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Everyone's a winner in IFA's race for the biggest TV
Trudging the halls at IFA 2022 has left me with two key takeaways: I look forward to my next home appliance failing when the Wi-Fi drops, and I’m going to need a bigger living room for my next TV. There’s an arm’s race of sorts taking place between LG, TCL, and Samsung to expand their cutting-edge display technologies into the biggest TV they can possibly brag about. Few have breached the 100-inch mark yet, an achievement they’ll no doubt pop the champagne to next year, but with multiple 97-inch and 98-inch flagship models on show, you’re not short of options for that gargantuan home cinema.
Samsung’s 98-inch Neo QLED was the first model I came across, boasting a 4K resolution, a colossal 5,000 nits of peak brightness, and Neo Quantum Processor Plus processor with multi-view support. It’s obviously impressively humungous. Although it’s not quite as big as Samsung’s microLED-based The Wall, it’s a more “mainstream” quantum dot LCD panel that will cost several thousand rather than tens of thousands of dollars when it finally arrives in the US and Europe.
Giant mini-LED TVs are the competitive choice in the face of expensive OLED and micro-LED panels.
Until Samsung’s emissive microLED technology really comes down in price, the brand’s QLED and local-dimming version Neo QLED (aka mini-LED), with the better HDR and deeper blacks, are still the go-to recommendations for high-end TVs that won’t require you to remortgage your house.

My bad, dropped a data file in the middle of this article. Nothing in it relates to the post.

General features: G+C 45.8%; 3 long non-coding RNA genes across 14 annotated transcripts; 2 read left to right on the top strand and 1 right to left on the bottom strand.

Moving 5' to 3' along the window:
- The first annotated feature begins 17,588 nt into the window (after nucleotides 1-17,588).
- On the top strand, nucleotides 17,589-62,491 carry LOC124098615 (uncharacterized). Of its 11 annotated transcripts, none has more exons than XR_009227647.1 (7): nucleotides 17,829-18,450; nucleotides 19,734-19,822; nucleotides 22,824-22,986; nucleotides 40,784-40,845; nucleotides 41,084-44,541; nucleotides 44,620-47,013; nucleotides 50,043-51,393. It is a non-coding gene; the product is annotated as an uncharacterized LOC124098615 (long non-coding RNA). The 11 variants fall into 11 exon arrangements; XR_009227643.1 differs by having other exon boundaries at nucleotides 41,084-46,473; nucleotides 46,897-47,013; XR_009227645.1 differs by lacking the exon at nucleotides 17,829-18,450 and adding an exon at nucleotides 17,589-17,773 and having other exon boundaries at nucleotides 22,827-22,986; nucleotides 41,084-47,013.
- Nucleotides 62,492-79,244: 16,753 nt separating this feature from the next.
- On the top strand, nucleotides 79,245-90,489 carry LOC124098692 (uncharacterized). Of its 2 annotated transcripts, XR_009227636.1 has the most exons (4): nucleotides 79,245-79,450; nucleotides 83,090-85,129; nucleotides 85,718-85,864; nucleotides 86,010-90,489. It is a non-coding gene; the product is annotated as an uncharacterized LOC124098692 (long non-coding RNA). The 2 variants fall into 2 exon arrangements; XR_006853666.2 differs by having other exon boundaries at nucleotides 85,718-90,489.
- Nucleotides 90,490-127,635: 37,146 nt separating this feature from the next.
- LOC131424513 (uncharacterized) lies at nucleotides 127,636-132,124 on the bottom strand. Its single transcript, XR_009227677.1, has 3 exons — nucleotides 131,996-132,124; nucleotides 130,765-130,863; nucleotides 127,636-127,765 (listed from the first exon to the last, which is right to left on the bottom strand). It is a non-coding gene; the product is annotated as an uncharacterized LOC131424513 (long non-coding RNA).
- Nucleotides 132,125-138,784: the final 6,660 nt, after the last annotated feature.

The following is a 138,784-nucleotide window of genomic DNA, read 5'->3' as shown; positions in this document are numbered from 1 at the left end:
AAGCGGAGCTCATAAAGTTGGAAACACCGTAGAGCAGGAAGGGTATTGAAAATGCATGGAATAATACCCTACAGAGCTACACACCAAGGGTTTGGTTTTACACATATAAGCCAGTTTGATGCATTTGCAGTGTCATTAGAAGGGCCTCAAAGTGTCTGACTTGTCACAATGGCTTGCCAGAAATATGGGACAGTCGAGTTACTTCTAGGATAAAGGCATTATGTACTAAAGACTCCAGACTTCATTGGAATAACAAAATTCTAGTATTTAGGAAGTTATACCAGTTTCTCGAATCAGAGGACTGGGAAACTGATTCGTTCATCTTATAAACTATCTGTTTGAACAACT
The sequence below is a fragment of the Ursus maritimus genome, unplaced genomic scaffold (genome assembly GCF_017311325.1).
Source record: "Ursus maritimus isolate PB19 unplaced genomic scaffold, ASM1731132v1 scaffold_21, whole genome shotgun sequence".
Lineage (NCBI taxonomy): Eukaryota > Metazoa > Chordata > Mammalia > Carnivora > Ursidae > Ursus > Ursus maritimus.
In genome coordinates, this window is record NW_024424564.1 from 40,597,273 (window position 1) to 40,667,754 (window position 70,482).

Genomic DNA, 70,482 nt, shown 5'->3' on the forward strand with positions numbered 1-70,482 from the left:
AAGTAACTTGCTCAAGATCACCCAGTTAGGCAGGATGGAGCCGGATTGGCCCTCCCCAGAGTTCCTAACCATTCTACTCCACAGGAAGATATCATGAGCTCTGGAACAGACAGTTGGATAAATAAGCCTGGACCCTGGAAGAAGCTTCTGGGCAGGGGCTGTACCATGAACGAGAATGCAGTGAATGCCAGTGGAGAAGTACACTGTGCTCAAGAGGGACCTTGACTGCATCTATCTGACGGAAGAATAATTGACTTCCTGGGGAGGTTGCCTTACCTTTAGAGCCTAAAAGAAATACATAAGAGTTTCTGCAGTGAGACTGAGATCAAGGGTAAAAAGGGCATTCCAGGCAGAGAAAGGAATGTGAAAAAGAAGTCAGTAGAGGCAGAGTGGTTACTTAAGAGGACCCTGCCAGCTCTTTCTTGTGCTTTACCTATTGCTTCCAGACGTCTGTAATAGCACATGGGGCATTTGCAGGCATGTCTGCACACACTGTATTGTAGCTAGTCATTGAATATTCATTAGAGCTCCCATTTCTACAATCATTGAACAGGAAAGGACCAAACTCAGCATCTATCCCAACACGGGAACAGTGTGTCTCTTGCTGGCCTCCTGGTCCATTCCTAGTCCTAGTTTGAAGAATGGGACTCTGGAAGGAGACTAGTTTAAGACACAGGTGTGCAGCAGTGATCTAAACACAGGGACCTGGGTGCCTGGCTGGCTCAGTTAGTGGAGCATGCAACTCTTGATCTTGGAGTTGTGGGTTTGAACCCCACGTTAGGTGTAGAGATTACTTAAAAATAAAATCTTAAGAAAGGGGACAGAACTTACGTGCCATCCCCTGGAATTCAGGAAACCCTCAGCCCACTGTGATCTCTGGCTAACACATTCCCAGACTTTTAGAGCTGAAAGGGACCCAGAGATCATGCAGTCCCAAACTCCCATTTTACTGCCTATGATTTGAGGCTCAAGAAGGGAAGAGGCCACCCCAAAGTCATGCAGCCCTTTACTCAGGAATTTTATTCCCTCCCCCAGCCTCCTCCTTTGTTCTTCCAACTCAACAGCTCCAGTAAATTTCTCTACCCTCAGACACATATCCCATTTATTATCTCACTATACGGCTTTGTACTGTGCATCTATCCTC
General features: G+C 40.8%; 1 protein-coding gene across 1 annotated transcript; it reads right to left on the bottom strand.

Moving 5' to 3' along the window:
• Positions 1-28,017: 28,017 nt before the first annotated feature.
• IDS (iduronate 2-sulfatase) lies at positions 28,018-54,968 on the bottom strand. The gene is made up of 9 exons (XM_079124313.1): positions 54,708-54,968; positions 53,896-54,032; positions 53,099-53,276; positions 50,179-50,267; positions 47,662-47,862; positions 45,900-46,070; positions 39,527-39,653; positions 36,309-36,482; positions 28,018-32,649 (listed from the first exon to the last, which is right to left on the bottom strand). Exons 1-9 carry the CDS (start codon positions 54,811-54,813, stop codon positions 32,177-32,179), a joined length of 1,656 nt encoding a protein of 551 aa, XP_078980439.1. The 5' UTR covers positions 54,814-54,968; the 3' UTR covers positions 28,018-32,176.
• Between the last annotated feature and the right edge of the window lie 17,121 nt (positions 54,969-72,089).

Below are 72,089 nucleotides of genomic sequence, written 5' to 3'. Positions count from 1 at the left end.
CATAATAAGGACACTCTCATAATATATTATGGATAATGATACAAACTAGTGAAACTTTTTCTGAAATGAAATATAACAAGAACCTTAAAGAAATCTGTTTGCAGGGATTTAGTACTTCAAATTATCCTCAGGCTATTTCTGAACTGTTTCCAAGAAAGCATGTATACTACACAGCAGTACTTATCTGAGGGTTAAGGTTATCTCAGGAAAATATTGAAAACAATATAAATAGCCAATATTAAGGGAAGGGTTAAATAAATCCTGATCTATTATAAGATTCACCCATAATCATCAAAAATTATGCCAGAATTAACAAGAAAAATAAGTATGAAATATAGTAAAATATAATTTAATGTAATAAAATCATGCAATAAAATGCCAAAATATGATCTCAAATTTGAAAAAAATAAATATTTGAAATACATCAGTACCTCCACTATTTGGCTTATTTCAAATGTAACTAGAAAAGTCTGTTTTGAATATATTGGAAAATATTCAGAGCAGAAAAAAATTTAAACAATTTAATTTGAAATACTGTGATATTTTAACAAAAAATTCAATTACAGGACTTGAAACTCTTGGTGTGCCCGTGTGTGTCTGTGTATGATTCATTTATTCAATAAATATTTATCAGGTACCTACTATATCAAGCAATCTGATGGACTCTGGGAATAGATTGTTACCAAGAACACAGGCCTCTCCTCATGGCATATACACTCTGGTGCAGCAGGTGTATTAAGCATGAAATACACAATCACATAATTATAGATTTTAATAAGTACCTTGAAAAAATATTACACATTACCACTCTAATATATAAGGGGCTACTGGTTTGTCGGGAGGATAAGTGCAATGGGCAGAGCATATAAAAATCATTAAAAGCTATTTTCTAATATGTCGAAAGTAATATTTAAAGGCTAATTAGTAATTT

TCL kicked off its IFA announcements with the “world’s largest” mini-LED TV — the 98-inch 4K C935 behemoth, with 1,920 local dimming zones, 144Hz variable refresh rate, and Google TV onboard. Although “world’s largest” might be a bit generous, given that it’s also a QLED-based panel with local dimming, just like Samsung’s equally large 98-inch model. Such is the reliance on marketing language to keep announcing “firsts” for these huge, semi-affordable TVs — they’re often based on very similar underlying technologies.
LG’s 97-inch OLED is the exception to this rule but also the “smallest” and most expensive of the bunch. Based on OLED, this is a humongous TV with the added contrast, local black level, and improved viewing angles that the technology offers over LCD-based QLED. You will have to pay for the privilege though, as it’s expected to cost a grand or two more than the existing £6500 LG G2.
While impressive to gawk at on a showroom floor, TVs of this size are impractical for all but the wealthiest customers. Still, it goes to show those high-end display technologies that were bleeding edge just a few short years ago are now well and truly mature.
Mini-LED and OLED may have matured, but LG's flexible TV shows that innovation is alive and well.
There are two quite impressive takeaways here. The first is that big OLED is here to stay; the traditional size advantage of QLED has disappeared (bar that one-inch bragging right) in just a few short years. Secondly, mini-LED panels continue to close the gap on OLED. With more local dimming points and better peak brightness, mini-LED is virtually just as good, for less than half the price of the best OLED TVs.
Still, perhaps the most eye-catching panel we’ve seen at the show is the LG OLED Flex (pictured above). It might only be a puny 42-inches across, but offers the best of both worlds with the option for a traditional flat viewing cinema experience or 20 different degrees of curvature for a more immersive gaming experience. It’s a genuinely innovative take that blends the best of LG’s OLED TV with the curvy trend in larger gaming monitors. Unfortunately, just like most OLED products, it certainly won’t come cheap when it finally arrives on store shelves later this year.